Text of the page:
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The Best Way to Master a Technology Is to Teach It to Others

Gregor Hohpe


Mashing Up with Google Mashup Editor and Yahoo! Pipes

The Internet has come a long way, from static HTML pages, over online shopping pages and photo albums, to community-driven sites like FaceBook, Digg, del.icio.us and Twitter, to rich user experiences provided by the likes of Google or Yahoo! Maps, and an ever-growing repertoire of feeds and web service APIs. Everyone is talking about the web as a platform and new, cool mashups pop up every day. Don't be left behind in Web 1.0! Luckily, with recently announced mashup tools you no longer need to be a JavaScript wizard to build a mashup. This talk teaches you how to build fun mashups using tools like Yahoo! Pipes and Google Mashup editor, and also looks at the bigger picture of the Web as a platform.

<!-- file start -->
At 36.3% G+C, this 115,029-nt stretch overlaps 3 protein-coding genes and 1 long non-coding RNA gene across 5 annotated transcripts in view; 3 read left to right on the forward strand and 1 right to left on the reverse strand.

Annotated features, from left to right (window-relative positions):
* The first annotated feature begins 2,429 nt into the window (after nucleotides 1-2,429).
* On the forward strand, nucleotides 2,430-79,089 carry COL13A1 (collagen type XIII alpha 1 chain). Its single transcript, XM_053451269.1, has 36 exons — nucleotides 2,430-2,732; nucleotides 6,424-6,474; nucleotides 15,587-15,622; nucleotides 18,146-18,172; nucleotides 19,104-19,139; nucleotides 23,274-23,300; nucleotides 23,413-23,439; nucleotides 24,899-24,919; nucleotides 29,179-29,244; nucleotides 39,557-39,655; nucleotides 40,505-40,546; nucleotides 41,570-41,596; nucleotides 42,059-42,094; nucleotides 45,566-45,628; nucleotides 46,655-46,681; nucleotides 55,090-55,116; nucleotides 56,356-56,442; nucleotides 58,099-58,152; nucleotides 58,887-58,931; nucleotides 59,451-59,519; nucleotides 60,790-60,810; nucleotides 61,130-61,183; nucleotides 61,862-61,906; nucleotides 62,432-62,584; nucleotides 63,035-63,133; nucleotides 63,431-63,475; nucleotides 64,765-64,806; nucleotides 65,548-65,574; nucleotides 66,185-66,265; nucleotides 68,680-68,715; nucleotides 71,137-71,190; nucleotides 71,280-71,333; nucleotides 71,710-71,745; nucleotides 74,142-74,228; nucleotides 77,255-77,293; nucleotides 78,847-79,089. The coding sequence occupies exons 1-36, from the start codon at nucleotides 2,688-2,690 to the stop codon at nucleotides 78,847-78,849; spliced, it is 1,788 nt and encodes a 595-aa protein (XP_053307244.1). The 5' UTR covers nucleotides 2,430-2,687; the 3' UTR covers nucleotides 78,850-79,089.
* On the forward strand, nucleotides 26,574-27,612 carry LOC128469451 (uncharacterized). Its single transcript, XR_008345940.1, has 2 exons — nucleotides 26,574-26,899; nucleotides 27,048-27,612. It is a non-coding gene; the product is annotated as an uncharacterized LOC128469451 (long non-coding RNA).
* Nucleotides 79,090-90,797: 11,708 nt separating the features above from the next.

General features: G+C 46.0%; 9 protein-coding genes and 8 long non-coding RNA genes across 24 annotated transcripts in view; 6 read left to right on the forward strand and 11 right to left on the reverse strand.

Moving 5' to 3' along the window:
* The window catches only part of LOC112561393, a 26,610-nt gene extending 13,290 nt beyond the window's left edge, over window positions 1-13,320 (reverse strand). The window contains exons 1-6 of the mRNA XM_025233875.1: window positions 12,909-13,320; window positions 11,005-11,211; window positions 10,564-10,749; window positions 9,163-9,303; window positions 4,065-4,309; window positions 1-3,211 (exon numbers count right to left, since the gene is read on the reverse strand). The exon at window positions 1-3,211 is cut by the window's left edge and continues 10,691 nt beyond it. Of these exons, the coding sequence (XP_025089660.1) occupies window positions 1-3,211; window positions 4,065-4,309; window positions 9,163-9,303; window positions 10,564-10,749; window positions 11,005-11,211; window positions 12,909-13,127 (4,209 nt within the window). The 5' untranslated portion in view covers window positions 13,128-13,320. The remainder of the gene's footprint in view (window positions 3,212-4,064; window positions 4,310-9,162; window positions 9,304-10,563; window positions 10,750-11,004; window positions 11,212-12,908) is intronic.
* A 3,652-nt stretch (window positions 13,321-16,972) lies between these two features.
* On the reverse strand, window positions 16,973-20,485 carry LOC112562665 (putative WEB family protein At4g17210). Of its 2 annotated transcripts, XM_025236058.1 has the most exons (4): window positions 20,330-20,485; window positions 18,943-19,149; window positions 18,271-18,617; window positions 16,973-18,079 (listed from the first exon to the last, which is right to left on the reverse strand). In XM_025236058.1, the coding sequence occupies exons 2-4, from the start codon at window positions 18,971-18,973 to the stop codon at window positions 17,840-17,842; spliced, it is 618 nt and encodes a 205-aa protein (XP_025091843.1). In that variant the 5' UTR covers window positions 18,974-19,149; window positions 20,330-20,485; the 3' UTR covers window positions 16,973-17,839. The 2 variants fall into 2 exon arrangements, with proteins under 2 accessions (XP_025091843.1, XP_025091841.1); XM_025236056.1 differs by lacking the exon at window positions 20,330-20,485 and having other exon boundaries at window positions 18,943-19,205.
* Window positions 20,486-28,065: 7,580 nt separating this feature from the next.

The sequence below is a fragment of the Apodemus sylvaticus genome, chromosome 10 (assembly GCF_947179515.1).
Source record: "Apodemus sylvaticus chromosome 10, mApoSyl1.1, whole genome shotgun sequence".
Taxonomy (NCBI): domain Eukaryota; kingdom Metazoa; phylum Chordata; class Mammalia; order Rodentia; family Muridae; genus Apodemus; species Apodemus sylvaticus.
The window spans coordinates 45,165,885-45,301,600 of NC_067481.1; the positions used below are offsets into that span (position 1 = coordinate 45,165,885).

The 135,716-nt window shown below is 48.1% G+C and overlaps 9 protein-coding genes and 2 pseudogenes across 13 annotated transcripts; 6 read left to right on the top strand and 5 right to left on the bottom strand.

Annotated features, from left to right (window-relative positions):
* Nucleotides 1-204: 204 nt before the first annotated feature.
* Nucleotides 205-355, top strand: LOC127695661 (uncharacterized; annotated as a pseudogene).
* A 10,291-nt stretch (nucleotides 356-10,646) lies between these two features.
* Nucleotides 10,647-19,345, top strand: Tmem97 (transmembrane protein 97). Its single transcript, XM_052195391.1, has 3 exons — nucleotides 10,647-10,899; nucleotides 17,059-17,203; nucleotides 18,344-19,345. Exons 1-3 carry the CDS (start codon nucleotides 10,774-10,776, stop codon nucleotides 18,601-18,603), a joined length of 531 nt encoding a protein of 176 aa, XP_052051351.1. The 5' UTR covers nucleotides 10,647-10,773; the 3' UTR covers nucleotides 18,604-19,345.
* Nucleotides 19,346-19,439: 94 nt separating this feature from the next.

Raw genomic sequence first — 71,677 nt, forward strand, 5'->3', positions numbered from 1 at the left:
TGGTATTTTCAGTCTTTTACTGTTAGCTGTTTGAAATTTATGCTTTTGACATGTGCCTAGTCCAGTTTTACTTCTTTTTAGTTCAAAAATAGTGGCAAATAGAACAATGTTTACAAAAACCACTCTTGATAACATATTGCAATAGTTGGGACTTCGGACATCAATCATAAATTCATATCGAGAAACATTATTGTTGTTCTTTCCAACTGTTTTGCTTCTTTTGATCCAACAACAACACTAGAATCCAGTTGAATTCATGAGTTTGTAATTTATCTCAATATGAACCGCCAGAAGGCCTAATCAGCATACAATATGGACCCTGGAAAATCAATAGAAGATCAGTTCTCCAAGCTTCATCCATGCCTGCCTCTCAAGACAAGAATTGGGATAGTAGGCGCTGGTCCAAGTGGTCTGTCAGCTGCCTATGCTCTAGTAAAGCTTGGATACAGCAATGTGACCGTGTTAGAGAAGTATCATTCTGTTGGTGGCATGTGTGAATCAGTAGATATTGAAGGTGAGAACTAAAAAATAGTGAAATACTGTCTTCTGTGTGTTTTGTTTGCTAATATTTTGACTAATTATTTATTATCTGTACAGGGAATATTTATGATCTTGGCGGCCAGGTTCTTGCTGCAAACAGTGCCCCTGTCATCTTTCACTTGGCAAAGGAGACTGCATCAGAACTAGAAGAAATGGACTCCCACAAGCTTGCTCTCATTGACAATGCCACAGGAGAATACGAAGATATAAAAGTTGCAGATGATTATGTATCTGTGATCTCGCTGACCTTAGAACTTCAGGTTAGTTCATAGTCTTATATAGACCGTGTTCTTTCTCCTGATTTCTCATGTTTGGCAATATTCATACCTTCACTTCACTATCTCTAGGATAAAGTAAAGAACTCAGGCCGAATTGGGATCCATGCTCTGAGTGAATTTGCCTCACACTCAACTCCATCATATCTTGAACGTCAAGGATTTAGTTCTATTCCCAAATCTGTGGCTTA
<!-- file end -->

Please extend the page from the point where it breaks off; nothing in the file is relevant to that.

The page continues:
Programming without a Call Stack: Event-driven Architectures

Most computer systems are built on a command-and-control scheme: one method calls another method and instructs it to perform an action or retrieve some information. But the real world does not work this way. A company receives a new order; a web server receives a request; the right front wheel of a car locks up. In none of these examples did the system (order processing, web server, anti-lock brake control) schedule or request the action. Systems whose components communicate through events can be loosely coupled, composable, and highly scalable. This talk presents an event-driven system built in Java, and illustrates the pros and cons of such a system.

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Gregor Hohpe is a software architect with Google, Inc. Gregor is a widely recognized thought leader on asynchronous messaging architectures and service-oriented architectures. He co-authored the seminal book "Enterprise Integration Patterns: Designing, Building, and Deploying Messaging Solutions" and speaks regularly at technical conferences around the world. Find out more about his work at www.eaipatterns.com.

Blog: http://www.eaipatterns.com/ramblings.html